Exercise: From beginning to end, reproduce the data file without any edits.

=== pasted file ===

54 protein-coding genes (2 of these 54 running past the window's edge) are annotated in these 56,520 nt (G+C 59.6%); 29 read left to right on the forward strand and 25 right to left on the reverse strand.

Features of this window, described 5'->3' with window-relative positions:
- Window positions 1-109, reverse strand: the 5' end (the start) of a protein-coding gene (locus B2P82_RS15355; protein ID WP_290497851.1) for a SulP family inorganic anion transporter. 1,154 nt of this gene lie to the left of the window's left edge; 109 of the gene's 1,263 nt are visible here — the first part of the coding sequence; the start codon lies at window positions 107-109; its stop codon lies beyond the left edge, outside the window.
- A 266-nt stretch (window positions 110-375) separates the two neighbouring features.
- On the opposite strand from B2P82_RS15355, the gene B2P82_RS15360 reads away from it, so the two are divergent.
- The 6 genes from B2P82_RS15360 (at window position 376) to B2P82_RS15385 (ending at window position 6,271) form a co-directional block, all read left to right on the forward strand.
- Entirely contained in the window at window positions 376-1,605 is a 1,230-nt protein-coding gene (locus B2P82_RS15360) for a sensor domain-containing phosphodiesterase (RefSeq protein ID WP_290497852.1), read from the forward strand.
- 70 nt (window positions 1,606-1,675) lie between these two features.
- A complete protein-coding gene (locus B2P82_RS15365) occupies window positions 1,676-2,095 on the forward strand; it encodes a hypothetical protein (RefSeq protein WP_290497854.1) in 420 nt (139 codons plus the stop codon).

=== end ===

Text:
54 protein-coding genes (2 of these 54 running past the window's edge) are annotated in these 56,520 nt (G+C 59.6%); 29 read left to right on the forward strand and 25 right to left on the reverse strand.

Features of this window, described 5'->3' with window-relative positions:
- Window positions 1-109, reverse strand: the 5' end (the start) of a protein-coding gene (locus B2P82_RS15355; protein ID WP_290497851.1) for a SulP family inorganic anion transporter. 1,154 nt of this gene lie to the left of the window's left edge; 109 of the gene's 1,263 nt are visible here — the first part of the coding sequence; the start codon lies at window positions 107-109; its stop codon lies beyond the left edge, outside the window.
- A 266-nt stretch (window positions 110-375) separates the two neighbouring features.
- On the opposite strand from B2P82_RS15355, the gene B2P82_RS15360 reads away from it, so the two are divergent.
- The 6 genes from B2P82_RS15360 (at window position 376) to B2P82_RS15385 (ending at window position 6,271) form a co-directional block, all read left to right on the forward strand.
- Entirely contained in the window at window positions 376-1,605 is a 1,230-nt protein-coding gene (locus B2P82_RS15360) for a sensor domain-containing phosphodiesterase (RefSeq protein ID WP_290497852.1), read from the forward strand.
- 70 nt (window positions 1,606-1,675) lie between these two features.
- A complete protein-coding gene (locus B2P82_RS15365) occupies window positions 1,676-2,095 on the forward strand; it encodes a hypothetical protein (RefSeq protein WP_290497854.1) in 420 nt (139 codons plus the stop codon).